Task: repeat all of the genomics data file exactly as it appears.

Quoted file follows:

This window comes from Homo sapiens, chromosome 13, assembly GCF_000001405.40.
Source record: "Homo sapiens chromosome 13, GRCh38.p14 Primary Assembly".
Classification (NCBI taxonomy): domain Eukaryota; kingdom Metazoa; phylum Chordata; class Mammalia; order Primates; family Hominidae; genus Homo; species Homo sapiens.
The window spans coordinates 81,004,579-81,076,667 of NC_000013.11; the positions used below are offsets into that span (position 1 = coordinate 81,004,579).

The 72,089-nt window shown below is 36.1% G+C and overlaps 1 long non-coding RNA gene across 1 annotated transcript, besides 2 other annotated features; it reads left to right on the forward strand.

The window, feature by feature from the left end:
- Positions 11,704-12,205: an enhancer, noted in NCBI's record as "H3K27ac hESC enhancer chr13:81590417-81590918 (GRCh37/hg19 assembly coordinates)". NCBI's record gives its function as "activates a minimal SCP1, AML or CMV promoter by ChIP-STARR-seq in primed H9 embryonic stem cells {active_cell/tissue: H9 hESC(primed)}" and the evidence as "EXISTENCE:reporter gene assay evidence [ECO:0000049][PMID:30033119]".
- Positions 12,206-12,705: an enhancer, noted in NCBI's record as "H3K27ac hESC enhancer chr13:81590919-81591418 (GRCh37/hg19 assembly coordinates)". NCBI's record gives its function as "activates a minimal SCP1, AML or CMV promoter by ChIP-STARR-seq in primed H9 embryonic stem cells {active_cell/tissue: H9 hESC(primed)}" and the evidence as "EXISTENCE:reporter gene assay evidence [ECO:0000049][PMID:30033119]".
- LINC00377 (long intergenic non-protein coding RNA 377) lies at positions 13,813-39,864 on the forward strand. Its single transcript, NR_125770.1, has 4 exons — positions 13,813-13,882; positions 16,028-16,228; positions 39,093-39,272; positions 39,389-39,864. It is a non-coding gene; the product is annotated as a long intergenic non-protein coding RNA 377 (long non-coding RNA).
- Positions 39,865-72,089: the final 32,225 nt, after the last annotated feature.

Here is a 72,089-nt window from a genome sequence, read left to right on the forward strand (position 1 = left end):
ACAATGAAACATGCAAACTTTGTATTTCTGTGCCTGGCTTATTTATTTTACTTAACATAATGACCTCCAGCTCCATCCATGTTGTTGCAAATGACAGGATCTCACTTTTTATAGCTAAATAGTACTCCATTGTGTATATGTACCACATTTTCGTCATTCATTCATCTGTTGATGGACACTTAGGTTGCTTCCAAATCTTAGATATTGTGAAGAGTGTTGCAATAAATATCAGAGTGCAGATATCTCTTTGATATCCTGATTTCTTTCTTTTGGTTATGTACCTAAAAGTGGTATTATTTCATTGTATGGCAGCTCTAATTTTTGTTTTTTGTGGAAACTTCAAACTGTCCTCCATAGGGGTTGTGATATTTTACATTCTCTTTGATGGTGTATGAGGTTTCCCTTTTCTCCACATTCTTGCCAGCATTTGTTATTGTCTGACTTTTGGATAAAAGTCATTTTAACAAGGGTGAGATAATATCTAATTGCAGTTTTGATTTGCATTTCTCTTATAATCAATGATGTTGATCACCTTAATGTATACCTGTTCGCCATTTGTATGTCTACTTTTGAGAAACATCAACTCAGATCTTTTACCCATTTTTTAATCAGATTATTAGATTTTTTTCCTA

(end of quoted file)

This window comes from Homo sapiens, chromosome 13, assembly GCF_000001405.40.
Source record: "Homo sapiens chromosome 13, GRCh38.p14 Primary Assembly".
Classification (NCBI taxonomy): domain Eukaryota; kingdom Metazoa; phylum Chordata; class Mammalia; order Primates; family Hominidae; genus Homo; species Homo sapiens.
The window spans coordinates 81,004,579-81,076,667 of NC_000013.11; the positions used below are offsets into that span (position 1 = coordinate 81,004,579).

The 72,089-nt window shown below is 36.1% G+C and overlaps 1 long non-coding RNA gene across 1 annotated transcript, besides 2 other annotated features; it reads left to right on the forward strand.

The window, feature by feature from the left end:
- Positions 11,704-12,205: an enhancer, noted in NCBI's record as "H3K27ac hESC enhancer chr13:81590417-81590918 (GRCh37/hg19 assembly coordinates)". NCBI's record gives its function as "activates a minimal SCP1, AML or CMV promoter by ChIP-STARR-seq in primed H9 embryonic stem cells {active_cell/tissue: H9 hESC(primed)}" and the evidence as "EXISTENCE:reporter gene assay evidence [ECO:0000049][PMID:30033119]".
- Positions 12,206-12,705: an enhancer, noted in NCBI's record as "H3K27ac hESC enhancer chr13:81590919-81591418 (GRCh37/hg19 assembly coordinates)". NCBI's record gives its function as "activates a minimal SCP1, AML or CMV promoter by ChIP-STARR-seq in primed H9 embryonic stem cells {active_cell/tissue: H9 hESC(primed)}" and the evidence as "EXISTENCE:reporter gene assay evidence [ECO:0000049][PMID:30033119]".
- LINC00377 (long intergenic non-protein coding RNA 377) lies at positions 13,813-39,864 on the forward strand. Its single transcript, NR_125770.1, has 4 exons — positions 13,813-13,882; positions 16,028-16,228; positions 39,093-39,272; positions 39,389-39,864. It is a non-coding gene; the product is annotated as a long intergenic non-protein coding RNA 377 (long non-coding RNA).
- Positions 39,865-72,089: the final 32,225 nt, after the last annotated feature.

Here is a 72,089-nt window from a genome sequence, read left to right on the forward strand (position 1 = left end):
ACAATGAAACATGCAAACTTTGTATTTCTGTGCCTGGCTTATTTATTTTACTTAACATAATGACCTCCAGCTCCATCCATGTTGTTGCAAATGACAGGATCTCACTTTTTATAGCTAAATAGTACTCCATTGTGTATATGTACCACATTTTCGTCATTCATTCATCTGTTGATGGACACTTAGGTTGCTTCCAAATCTTAGATATTGTGAAGAGTGTTGCAATAAATATCAGAGTGCAGATATCTCTTTGATATCCTGATTTCTTTCTTTTGGTTATGTACCTAAAAGTGGTATTATTTCATTGTATGGCAGCTCTAATTTTTGTTTTTTGTGGAAACTTCAAACTGTCCTCCATAGGGGTTGTGATATTTTACATTCTCTTTGATGGTGTATGAGGTTTCCCTTTTCTCCACATTCTTGCCAGCATTTGTTATTGTCTGACTTTTGGATAAAAGTCATTTTAACAAGGGTGAGATAATATCTAATTGCAGTTTTGATTTGCATTTCTCTTATAATCAATGATGTTGATCACCTTAATGTATACCTGTTCGCCATTTGTATGTCTACTTTTGAGAAACATCAACTCAGATCTTTTACCCATTTTTTAATCAGATTATTAGATTTTTTTCCTA